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ASSUME POSITIVE INTENT.

—— Embrace a mindset that talking will
lead to something good.

—— Put aside your own judgments,
viewpoints, and biases to focus on
“A conversation is a dialogue, not a monologue.” —Truman Capote
what the person actually means—and
recognize that you might not know
Work of any kind requires communication—and you may need his or her true intent or what he or
she has experienced.
to broach difficult subjects. Your challenge is to create open
and productive discussions where people feel safe sharing —— Pay attention to non-verbal cues
(e.g., facial expressions, body
their experiences and perspectives, and are receptive to language, and silence).
learning. Start by following some fundamental ground rules —— Ask whether you are being
for all conversations—whether with colleagues, in a team, or in understood and whether you are
understanding correctly.
larger group settings.1

ENGAGE IN DIALOGUE— HOLD YOURSELF AND BE OPEN, TRANSPARENT, AND
NOT DEBATE. OTHERS ACCOUNTABLE WILLING TO ADMIT MISTAKES.
—— Dialogue is open-ended—you
express your experiences,
FOR DEMONSTRATING —— Practice, practice, practice. Honest
communication is a skill to be developed.
viewpoints, and perspectives and CULTURAL HUMILITY. 2 —— Accept the fact that you won’t always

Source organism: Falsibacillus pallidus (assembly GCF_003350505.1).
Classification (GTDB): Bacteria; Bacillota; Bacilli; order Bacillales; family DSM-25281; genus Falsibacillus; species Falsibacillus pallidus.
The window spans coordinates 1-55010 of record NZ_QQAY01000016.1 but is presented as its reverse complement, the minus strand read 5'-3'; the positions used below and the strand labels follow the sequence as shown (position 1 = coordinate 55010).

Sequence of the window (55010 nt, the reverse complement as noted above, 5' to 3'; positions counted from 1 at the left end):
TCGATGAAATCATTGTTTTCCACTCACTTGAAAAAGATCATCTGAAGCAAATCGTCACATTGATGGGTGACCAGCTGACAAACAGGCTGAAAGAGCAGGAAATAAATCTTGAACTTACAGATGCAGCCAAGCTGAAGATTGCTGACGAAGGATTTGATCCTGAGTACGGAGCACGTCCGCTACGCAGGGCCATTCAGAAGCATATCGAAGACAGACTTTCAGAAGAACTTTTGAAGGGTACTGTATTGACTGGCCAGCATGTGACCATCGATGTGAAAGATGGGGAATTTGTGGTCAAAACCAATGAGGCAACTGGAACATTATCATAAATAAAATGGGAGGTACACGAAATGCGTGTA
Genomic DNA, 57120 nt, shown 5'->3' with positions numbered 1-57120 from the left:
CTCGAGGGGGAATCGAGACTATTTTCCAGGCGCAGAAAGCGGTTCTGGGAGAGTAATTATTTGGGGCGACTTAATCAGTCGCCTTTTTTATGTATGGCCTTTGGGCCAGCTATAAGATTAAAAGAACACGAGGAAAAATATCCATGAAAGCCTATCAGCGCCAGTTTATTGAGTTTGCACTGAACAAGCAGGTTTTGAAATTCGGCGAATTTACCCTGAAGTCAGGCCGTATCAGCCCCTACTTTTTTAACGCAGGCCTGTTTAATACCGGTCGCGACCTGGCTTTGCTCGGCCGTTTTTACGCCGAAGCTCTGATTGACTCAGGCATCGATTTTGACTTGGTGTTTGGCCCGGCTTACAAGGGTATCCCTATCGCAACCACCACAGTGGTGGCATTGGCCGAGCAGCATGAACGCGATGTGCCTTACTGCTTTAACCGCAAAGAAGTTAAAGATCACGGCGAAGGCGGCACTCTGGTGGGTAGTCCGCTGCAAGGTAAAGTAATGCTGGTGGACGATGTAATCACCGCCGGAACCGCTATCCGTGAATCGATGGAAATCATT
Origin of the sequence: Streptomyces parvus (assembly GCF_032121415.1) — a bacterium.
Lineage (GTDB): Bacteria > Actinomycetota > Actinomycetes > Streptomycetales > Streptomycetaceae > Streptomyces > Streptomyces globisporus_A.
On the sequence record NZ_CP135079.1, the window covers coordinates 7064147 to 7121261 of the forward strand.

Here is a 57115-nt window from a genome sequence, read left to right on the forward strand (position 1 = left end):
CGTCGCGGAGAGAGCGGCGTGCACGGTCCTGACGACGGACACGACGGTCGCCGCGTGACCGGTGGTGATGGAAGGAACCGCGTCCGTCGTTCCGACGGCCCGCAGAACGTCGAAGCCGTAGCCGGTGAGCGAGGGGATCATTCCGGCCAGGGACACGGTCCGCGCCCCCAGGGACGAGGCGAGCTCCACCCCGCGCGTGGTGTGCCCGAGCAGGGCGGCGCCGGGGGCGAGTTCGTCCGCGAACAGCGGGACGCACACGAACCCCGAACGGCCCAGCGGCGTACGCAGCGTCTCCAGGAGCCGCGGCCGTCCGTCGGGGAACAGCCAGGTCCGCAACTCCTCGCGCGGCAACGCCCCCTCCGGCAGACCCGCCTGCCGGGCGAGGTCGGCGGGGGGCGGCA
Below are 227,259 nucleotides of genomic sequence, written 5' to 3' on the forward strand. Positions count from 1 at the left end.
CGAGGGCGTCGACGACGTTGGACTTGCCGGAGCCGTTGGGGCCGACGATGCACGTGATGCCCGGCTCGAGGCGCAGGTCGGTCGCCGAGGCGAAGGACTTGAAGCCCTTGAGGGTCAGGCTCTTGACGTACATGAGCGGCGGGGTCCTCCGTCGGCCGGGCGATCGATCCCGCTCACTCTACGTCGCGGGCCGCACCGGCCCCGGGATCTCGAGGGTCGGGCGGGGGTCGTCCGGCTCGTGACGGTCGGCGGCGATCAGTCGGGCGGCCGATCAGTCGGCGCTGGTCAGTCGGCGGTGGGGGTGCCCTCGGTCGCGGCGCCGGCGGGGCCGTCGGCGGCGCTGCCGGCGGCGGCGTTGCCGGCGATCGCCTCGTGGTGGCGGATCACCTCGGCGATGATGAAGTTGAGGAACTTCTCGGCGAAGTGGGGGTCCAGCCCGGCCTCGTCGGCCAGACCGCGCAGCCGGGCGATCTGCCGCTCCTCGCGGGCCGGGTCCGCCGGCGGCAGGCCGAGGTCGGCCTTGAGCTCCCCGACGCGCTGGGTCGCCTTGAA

learn from someone else’s.
—— Pause for self-reflection and to say the right thing.
—— Be open to being challenged, accept analyze your assumptions, behaviors,
the other person’s understanding, and experiences. Role model this —— Approach miscommunication with
and retry if necessary. behavior for others. openness and positive inquiry—the
goal is to understand, not to accuse.
—— Shared learning is the goal—not —— Suggest alternative ways of thinking
winning an argument. and talking when you see others
engaging in biased behaviors.

EMBRACE THE POWER OF CREATE TRUSTING AND COMMIT TO HAVING
HUMBLE LISTENING. SAFE SPACES—WHERE A CONVERSATIONS THAT
—— Don’t just hear what someone is
saying—listen.
LITTLE BIT OF DISCOMFORT MATTER BY SPEAKING UP
—— Put your own ego, assumptions, and
IS OKAY. TO BRIDGE DIVIDES.
viewpoints aside to reflect on and learn —— Admit that sharing perspectives might —— Engage in conversations in which
from someone else’s experiences.3 involve taking a risk and that it might people feel valued and respected for
be uncomfortable. their differences.

—— Be open to trying different —— Be willing to speak up as a champion
approaches—different people will for inclusion when you witness difficult
feel safe in different ways depending situations or exclusionary behaviors,
on cultural background, experiences, bias, and discrimination.
and expectations.

1
Catalyst, Engaging in Conversations About Gender, Race, and Ethnicity in the Workplace (2016).
2
Marcie Fisher-Borne, Jessie Montana Cain, and Suzanne L. Martin, “From Mastery to Accountability: Cultural Humility as an
Alternative to Cultural Competence,” Social Work Education: The International Journal, vol. 25, no. 2: p. 165-181.
3
Catalyst, Inclusive Leadership Training: Leading With Effective Communication (2016).

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